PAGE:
- The Donations Crowdfunding is the classical crowdfunding as we’ve already mentioned. You decide to start a specific undertaking and you ask a lot of people to give you individual small portions of money, so you’re able to accomplish the development of your project.
- The Equity Crowdfunding presents a different perspective: instead of having people giving you donations because they believe the project you’re creating will impact positively their lives or someone else’s lives, in equity crowdfunding, we’re merely talking about an investment tool – a financial tool. This second one is also better suited for companies with some sort of traction. If you’re just starting out, perhaps it’s not for you YET.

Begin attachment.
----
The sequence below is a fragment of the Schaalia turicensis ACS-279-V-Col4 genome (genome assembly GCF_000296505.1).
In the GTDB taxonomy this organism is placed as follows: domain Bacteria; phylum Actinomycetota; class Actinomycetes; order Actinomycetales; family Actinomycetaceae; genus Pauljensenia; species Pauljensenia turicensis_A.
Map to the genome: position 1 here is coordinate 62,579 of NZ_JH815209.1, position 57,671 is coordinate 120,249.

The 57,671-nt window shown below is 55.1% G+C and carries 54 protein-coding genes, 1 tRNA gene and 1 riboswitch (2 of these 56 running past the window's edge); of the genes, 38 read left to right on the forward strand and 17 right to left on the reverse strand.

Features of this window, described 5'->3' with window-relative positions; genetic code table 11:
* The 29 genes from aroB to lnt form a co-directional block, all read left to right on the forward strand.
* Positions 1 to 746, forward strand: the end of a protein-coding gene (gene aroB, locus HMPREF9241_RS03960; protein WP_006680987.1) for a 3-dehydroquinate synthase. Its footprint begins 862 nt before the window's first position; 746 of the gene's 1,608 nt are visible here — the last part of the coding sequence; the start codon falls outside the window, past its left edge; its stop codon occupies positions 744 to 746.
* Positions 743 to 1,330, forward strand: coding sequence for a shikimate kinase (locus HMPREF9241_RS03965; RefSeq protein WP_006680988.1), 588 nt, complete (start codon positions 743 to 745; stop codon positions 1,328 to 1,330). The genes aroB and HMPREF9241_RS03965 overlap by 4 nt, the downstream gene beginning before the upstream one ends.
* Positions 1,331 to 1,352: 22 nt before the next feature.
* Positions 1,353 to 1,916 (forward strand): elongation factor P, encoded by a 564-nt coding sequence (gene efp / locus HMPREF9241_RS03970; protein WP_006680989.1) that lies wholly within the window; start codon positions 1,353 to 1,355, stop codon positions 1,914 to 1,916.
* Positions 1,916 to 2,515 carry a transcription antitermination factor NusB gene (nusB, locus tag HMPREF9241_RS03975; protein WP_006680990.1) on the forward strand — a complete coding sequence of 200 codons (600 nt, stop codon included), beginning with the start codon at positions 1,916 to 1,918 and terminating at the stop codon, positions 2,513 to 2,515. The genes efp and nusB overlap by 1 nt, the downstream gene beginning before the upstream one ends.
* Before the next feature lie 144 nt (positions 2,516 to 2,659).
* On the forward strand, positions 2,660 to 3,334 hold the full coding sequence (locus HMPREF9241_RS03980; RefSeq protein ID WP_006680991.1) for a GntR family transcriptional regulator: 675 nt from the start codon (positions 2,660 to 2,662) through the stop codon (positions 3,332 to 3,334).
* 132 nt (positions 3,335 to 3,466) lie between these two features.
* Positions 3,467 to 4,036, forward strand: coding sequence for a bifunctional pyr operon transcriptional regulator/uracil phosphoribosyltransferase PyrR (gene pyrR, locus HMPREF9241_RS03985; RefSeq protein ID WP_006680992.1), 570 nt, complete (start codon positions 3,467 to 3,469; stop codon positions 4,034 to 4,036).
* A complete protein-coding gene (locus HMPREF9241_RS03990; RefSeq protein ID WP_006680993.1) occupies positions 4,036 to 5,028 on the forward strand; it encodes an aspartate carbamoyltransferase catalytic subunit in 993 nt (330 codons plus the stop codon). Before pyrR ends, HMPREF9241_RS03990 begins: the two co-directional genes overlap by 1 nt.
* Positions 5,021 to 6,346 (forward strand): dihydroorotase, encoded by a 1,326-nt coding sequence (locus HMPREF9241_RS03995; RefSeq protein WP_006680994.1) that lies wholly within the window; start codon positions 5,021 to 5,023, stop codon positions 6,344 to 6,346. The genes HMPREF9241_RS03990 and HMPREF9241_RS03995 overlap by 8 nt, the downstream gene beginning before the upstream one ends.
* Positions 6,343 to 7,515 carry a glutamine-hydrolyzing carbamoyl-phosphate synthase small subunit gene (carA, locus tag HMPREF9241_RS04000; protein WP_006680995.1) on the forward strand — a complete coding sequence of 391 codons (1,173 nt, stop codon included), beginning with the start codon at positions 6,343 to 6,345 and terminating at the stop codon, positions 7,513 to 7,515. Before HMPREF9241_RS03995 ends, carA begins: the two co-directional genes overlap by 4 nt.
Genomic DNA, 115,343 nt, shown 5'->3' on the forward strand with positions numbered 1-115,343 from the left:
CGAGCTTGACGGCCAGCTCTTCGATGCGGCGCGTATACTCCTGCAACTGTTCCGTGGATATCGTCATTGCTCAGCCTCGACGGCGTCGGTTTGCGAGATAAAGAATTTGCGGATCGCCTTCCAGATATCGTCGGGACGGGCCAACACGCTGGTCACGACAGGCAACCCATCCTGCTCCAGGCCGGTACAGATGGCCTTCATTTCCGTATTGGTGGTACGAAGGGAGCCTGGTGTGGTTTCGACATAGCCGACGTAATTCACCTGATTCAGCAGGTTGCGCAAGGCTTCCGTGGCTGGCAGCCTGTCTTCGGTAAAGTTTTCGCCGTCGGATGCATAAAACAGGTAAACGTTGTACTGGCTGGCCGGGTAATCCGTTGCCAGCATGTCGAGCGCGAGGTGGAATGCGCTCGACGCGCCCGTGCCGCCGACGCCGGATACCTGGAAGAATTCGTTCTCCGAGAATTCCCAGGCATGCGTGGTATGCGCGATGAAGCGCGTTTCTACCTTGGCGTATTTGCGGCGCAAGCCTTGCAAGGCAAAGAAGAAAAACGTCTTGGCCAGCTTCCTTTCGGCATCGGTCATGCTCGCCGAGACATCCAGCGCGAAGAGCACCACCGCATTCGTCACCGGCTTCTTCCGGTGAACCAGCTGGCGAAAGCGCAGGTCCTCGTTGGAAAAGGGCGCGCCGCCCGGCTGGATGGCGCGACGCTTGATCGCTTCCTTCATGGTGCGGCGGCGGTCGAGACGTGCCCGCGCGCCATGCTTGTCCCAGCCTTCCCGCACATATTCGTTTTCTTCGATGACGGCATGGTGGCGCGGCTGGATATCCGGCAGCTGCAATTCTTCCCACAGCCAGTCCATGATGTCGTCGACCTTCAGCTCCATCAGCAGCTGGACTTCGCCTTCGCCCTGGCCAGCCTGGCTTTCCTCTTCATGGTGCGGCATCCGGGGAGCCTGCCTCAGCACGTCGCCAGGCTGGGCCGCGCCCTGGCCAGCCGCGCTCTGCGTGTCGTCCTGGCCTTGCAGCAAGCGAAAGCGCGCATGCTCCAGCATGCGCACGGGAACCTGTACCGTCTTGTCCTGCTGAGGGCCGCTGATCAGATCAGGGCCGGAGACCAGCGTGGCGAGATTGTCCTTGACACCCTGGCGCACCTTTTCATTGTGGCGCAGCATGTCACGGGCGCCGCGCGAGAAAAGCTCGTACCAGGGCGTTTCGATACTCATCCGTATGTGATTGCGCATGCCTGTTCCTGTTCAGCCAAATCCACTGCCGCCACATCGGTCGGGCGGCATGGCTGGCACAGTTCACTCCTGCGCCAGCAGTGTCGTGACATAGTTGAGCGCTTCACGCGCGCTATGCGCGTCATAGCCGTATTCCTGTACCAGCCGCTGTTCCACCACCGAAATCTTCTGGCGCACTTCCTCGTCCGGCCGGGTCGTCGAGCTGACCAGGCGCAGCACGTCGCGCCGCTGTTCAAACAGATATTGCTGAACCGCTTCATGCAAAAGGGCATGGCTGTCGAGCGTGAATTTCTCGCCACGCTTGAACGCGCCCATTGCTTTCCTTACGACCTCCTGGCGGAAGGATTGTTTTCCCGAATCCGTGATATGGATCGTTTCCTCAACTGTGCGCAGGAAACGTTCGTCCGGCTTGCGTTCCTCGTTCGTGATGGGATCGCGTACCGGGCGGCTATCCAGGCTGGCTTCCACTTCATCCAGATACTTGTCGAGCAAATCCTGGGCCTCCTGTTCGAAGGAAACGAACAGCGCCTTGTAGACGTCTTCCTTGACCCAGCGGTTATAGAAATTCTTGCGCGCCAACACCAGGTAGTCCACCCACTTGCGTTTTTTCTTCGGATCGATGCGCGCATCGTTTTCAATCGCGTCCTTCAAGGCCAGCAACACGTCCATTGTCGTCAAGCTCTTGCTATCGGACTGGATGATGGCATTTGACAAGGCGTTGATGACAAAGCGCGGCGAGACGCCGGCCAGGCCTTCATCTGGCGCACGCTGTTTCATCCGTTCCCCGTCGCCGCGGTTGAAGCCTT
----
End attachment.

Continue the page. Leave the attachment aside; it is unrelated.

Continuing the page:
Now, let us dive in how you can use these platforms for your business:
- First of all, you can obviously use it to validate your business idea.
- Secondly, you can use it to actually fund your business, even though that’s usually more demanding because while you won’t need a huge amount of money to validate an idea, to fund a business you might require a higher amount of cash.
Either way, I’d definitely recommend you start by the Donations, not only because it will be simpler, but also because the equity crowdfunding is more oriented toward companies that already have sales and traction; it works more like an investor, at the end of the day.
Let’s imagine that you want to validate your idea and fund your business, if possible.
So, how should you proceed?
Creating a campaign
Ok, so, the first thing you must do is choosing a platform. Being so, let me give you some lights when it comes to what types of platforms you can find: